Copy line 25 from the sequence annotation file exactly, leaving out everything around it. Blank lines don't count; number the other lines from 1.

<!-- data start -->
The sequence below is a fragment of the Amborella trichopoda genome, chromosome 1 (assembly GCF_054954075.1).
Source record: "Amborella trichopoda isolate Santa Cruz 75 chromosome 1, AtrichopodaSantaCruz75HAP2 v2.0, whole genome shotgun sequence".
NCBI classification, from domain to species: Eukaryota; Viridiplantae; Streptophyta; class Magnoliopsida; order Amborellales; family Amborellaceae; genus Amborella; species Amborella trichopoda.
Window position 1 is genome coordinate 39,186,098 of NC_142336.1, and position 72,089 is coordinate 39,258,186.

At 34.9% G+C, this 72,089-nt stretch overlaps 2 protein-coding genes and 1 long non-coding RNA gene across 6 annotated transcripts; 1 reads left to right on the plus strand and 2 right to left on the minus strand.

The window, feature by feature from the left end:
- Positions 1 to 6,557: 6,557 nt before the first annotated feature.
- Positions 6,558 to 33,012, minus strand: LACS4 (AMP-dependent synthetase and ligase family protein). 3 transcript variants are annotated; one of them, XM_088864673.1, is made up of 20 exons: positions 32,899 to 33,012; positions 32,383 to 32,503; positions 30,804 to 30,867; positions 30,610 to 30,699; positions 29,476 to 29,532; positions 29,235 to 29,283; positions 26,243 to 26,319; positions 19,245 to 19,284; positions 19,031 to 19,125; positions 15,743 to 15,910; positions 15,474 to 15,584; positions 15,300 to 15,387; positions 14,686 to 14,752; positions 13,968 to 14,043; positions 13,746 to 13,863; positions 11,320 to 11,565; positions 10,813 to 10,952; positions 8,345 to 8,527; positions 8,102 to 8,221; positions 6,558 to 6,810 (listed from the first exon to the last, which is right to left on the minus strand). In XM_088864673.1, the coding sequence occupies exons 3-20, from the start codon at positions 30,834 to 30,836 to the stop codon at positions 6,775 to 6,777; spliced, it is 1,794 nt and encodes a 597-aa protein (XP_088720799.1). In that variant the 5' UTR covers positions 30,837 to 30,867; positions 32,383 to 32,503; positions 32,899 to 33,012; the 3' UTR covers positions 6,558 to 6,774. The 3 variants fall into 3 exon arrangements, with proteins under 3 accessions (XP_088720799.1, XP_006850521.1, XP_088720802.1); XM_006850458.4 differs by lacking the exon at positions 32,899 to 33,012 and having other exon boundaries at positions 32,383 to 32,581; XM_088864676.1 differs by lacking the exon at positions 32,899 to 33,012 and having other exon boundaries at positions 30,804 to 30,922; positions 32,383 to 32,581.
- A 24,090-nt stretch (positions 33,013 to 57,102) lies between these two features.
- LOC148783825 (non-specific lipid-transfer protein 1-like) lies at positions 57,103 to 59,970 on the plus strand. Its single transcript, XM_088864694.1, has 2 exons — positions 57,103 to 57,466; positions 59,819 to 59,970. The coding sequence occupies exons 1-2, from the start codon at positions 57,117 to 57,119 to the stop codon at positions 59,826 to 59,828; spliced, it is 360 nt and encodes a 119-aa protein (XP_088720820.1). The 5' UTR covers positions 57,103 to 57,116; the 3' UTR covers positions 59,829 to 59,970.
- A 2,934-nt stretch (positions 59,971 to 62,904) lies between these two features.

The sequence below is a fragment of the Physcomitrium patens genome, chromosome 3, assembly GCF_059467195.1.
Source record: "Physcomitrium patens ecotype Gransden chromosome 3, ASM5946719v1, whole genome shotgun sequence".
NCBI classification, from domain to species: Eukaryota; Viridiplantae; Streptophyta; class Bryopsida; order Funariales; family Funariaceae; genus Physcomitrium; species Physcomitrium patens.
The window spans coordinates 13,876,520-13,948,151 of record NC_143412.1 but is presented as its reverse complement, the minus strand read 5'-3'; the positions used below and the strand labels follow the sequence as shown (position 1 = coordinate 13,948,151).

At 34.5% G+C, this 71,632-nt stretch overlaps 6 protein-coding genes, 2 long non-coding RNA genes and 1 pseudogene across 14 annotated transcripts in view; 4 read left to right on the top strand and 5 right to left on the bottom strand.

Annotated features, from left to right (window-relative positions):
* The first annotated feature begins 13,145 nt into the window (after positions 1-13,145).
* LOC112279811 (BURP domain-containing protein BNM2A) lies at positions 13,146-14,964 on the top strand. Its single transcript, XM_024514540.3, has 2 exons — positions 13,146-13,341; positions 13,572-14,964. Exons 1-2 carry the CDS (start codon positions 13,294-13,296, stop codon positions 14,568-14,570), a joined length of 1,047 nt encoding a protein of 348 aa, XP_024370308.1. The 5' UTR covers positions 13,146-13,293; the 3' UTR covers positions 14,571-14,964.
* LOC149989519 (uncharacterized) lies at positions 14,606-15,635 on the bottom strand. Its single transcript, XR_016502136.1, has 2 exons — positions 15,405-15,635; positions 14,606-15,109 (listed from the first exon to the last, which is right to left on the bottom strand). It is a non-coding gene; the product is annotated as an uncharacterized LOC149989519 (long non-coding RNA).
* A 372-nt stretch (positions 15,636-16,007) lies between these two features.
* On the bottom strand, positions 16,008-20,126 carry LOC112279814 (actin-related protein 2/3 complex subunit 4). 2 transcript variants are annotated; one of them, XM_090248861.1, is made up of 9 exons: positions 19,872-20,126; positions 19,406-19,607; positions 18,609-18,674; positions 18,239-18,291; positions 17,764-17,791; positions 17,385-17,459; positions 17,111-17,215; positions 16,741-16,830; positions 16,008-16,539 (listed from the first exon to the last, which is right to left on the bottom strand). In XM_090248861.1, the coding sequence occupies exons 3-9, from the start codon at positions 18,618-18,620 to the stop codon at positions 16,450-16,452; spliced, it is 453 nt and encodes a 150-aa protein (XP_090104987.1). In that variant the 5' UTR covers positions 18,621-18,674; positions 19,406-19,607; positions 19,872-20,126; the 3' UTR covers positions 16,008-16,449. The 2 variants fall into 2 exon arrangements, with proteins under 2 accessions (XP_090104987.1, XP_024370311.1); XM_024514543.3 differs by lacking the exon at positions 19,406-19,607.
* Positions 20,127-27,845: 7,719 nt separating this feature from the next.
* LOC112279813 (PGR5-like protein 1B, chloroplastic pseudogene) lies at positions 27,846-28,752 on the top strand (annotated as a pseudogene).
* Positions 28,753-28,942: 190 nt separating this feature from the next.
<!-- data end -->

* Positions 28,753-28,942: 190 nt separating this feature from the next.